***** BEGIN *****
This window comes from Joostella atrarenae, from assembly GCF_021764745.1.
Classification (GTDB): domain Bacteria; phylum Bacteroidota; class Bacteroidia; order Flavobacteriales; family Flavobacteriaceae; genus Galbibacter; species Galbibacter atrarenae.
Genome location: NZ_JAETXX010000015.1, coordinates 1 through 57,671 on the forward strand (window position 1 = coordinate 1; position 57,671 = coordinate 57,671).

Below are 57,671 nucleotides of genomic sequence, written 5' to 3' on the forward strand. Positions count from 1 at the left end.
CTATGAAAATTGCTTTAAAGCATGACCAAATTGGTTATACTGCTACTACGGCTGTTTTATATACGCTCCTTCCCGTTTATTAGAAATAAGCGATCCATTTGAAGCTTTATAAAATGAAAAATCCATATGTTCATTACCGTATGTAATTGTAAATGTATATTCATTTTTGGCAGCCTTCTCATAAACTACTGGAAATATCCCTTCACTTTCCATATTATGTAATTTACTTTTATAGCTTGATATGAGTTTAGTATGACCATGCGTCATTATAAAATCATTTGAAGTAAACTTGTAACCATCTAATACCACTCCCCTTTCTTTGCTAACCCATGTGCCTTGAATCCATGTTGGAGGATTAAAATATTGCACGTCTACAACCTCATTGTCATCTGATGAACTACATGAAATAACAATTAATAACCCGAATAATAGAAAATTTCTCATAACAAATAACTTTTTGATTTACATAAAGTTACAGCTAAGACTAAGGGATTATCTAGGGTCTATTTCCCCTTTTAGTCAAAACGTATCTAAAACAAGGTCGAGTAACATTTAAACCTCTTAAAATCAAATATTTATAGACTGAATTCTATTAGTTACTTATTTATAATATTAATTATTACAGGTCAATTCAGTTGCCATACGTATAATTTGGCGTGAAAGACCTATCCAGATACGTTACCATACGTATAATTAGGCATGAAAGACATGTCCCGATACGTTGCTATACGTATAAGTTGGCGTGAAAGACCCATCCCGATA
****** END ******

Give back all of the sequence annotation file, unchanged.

This window comes from Joostella atrarenae, from assembly GCF_021764745.1.
Classification (GTDB): domain Bacteria; phylum Bacteroidota; class Bacteroidia; order Flavobacteriales; family Flavobacteriaceae; genus Galbibacter; species Galbibacter atrarenae.
Genome location: NZ_JAETXX010000015.1, coordinates 1 through 57,671 on the forward strand (window position 1 = coordinate 1; position 57,671 = coordinate 57,671).

Below are 57,671 nucleotides of genomic sequence, written 5' to 3' on the forward strand. Positions count from 1 at the left end.
CTATGAAAATTGCTTTAAAGCATGACCAAATTGGTTATACTGCTACTACGGCTGTTTTATATACGCTCCTTCCCGTTTATTAGAAATAAGCGATCCATTTGAAGCTTTATAAAATGAAAAATCCATATGTTCATTACCGTATGTAATTGTAAATGTATATTCATTTTTGGCAGCCTTCTCATAAACTACTGGAAATATCCCTTCACTTTCCATATTATGTAATTTACTTTTATAGCTTGATATGAGTTTAGTATGACCATGCGTCATTATAAAATCATTTGAAGTAAACTTGTAACCATCTAATACCACTCCCCTTTCTTTGCTAACCCATGTGCCTTGAATCCATGTTGGAGGATTAAAATATTGCACGTCTACAACCTCATTGTCATCTGATGAACTACATGAAATAACAATTAATAACCCGAATAATAGAAAATTTCTCATAACAAATAACTTTTTGATTTACATAAAGTTACAGCTAAGACTAAGGGATTATCTAGGGTCTATTTCCCCTTTTAGTCAAAACGTATCTAAAACAAGGTCGAGTAACATTTAAACCTCTTAAAATCAAATATTTATAGACTGAATTCTATTAGTTACTTATTTATAATATTAATTATTACAGGTCAATTCAGTTGCCATACGTATAATTTGGCGTGAAAGACCTATCCAGATACGTTACCATACGTATAATTAGGCATGAAAGACATGTCCCGATACGTTGCTATACGTATAAGTTGGCGTGAAAGACCCATCCCGATA